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August 15, 2014
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Cloud-based EHR PracticeFusion is accessible via multiple devices, including iPad. (Source: PracticeFusion)
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A number of small physician practices and clinics sent home patients and staff after cloud-based electronic health record provider Practice Fusion's site was part of a global two-day outage.
On Thursday, Practice Fusion wrote on its Facebook page that its datacenter partner had completed the upgrades necessary "to address widespread global connectivity network access problems that impacted Practice Fusion over the last 48 hours." About 35% of customers were affected on Tuesday; Practice Fusion did not disclose Wednesday's outage statistics to InformationWeek. The company took its EHR offline on Wednesday night to allow the upgrade and network resilience testing, and then turned the free EHR software back on today, it said. A Thursday afternoon check of IsItDownRightNow confirmed Practice Fusion's site was operational.
"Practice Fusion is one of several companies impacted by the global Internet brown-out, which started Tuesday," a Practice Fusion spokeswoman said in an email interview. "As a result of this brown-out, a subset of our customers had intermittent access to the EHR on Tuesday and Wednesday of this week. The recent connectivity issue that affected Practice Fusion's EHR has been addressed. That said, we believe the larger Internet brown-out issues recently reported have not been fully felt nor resolved. We are monitoring the situation closely with our data center partner to address any other issues that may arise."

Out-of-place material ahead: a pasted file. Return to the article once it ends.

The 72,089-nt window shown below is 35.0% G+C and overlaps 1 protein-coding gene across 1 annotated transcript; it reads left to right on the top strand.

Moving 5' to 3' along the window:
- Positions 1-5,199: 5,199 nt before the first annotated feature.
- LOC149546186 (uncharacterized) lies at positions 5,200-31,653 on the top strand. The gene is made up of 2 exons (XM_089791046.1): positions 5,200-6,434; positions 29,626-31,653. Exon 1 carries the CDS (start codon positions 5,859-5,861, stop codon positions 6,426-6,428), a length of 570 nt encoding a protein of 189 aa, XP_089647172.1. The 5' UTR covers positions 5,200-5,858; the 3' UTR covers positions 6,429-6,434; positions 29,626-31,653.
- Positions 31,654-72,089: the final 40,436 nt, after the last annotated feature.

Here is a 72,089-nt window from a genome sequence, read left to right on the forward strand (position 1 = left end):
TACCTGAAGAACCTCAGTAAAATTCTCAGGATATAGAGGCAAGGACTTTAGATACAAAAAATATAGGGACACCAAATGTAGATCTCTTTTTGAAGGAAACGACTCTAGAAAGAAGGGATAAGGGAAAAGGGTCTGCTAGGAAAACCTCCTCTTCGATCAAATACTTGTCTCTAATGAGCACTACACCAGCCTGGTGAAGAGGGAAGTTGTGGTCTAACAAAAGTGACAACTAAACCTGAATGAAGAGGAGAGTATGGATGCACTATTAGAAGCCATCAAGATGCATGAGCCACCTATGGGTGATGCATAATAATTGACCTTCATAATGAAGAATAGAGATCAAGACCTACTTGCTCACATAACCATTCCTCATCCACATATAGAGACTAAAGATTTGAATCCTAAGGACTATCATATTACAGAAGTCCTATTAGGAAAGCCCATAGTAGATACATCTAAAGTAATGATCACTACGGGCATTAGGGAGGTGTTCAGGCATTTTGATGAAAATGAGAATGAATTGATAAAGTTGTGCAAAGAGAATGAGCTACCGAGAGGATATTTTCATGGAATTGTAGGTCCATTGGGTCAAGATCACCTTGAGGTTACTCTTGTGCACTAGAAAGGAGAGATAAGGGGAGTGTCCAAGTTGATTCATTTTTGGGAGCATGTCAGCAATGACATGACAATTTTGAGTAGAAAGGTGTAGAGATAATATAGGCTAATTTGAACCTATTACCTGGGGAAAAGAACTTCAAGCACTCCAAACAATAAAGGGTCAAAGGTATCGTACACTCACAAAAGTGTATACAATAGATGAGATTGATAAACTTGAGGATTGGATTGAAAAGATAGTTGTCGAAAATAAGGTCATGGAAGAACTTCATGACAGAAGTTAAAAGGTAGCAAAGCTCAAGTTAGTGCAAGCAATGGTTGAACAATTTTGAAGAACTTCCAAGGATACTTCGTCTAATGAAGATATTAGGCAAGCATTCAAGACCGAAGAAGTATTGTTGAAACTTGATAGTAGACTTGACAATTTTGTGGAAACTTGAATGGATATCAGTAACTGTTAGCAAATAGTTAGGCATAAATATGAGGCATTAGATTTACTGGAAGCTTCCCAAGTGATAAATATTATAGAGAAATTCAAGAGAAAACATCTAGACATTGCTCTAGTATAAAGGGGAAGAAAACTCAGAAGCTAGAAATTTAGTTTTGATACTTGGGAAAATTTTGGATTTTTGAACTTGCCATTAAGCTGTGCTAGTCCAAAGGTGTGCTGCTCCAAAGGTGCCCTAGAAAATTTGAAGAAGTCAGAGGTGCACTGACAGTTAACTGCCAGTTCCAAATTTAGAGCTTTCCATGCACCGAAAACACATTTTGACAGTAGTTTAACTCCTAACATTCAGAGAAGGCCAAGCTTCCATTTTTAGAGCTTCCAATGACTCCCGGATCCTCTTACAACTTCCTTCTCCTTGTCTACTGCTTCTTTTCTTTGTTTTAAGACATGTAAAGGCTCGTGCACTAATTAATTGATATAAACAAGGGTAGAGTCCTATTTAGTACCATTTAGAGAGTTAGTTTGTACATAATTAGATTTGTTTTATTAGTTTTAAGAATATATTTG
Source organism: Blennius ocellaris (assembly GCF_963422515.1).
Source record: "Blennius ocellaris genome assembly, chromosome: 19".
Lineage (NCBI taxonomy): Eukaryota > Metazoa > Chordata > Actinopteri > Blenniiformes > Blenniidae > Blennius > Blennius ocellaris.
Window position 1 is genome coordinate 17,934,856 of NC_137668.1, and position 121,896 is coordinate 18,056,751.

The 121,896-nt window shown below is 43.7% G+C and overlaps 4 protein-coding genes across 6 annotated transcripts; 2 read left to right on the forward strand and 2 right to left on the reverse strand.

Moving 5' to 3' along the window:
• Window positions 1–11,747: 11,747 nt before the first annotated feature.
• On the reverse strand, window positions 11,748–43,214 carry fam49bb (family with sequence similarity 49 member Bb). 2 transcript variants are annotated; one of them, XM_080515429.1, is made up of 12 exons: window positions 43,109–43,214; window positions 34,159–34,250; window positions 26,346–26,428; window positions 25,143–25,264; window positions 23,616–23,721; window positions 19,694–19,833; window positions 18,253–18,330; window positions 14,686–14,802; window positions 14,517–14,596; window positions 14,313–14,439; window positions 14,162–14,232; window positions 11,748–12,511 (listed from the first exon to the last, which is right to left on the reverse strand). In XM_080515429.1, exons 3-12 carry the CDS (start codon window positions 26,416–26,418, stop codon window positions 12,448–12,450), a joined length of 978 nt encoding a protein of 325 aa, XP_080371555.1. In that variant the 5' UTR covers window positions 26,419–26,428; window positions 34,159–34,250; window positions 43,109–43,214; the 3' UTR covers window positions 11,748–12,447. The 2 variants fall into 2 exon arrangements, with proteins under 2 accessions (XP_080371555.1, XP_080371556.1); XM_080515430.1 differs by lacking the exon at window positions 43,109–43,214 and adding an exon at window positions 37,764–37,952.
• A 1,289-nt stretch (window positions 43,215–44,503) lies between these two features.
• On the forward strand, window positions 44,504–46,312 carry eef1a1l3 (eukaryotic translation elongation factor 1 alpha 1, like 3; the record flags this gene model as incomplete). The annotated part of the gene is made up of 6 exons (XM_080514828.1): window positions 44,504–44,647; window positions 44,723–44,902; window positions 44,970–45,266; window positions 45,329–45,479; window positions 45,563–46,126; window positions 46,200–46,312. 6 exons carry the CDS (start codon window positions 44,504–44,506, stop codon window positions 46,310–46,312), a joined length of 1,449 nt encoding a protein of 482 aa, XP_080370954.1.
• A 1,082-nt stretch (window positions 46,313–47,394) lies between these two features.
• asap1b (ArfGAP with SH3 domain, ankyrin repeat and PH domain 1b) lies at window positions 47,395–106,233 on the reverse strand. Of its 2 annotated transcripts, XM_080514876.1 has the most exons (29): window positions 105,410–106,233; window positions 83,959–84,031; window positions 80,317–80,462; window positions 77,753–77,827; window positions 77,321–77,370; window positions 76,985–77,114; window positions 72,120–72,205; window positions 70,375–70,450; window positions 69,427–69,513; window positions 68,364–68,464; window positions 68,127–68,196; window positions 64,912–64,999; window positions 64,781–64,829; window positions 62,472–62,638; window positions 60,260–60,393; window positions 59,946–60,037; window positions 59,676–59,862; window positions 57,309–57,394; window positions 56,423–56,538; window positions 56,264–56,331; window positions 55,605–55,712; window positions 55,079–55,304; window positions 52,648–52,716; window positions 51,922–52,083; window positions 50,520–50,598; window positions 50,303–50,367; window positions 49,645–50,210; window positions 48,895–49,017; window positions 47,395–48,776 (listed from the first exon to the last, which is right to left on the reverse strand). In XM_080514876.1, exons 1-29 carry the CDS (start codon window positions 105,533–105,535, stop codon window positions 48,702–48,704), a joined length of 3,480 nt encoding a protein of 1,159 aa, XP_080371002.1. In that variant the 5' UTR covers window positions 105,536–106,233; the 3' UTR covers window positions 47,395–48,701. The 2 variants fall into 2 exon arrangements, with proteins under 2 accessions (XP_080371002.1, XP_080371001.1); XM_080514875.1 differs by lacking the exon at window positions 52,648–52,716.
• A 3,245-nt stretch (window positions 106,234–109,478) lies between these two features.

[Big players are moving to take advantage of Apple's EHR integration software. Read Apple HealthKit Details Emerge.]
The developer blamed a global network brownout, citing news reports that the Internet is near or beyond 512,000 Internet routes. The servers that send Internet data across networks carry these routes, but older routers from various vendors won't add more routes without tweaks, Fox Business News said. To resolve this problem, engineers must increase the router's memory cap and reboot the device, Fox wrote. But unless IT professionals complete this manual process, routers left online can become overloaded and slow down Internet access times for users everywhere, the article said.
Those larger issues also apparently affected sites such as hosting provider LiquidWeb, which also blamed 512K for its downtime on Tuesday, Ars Technica reported. In addition, eBay, Comcast, and Time-Warner had outages, the article said. Cloud-based outages are comparatively rare, and the benefits outweigh these instances, said Rafi Sweary, president of WalkMe, via email.
"Service interruptions existed long before the cloud did, and even predated computers and the Internet in general. Periodic interruptions, caused by a diverse range of factors, have always impacted services from electricity to mail, and beyond," he said. "The Internet age before cloud computing actually had more technical problems than now. So we don't see this rare interruption affecting cloud adoption."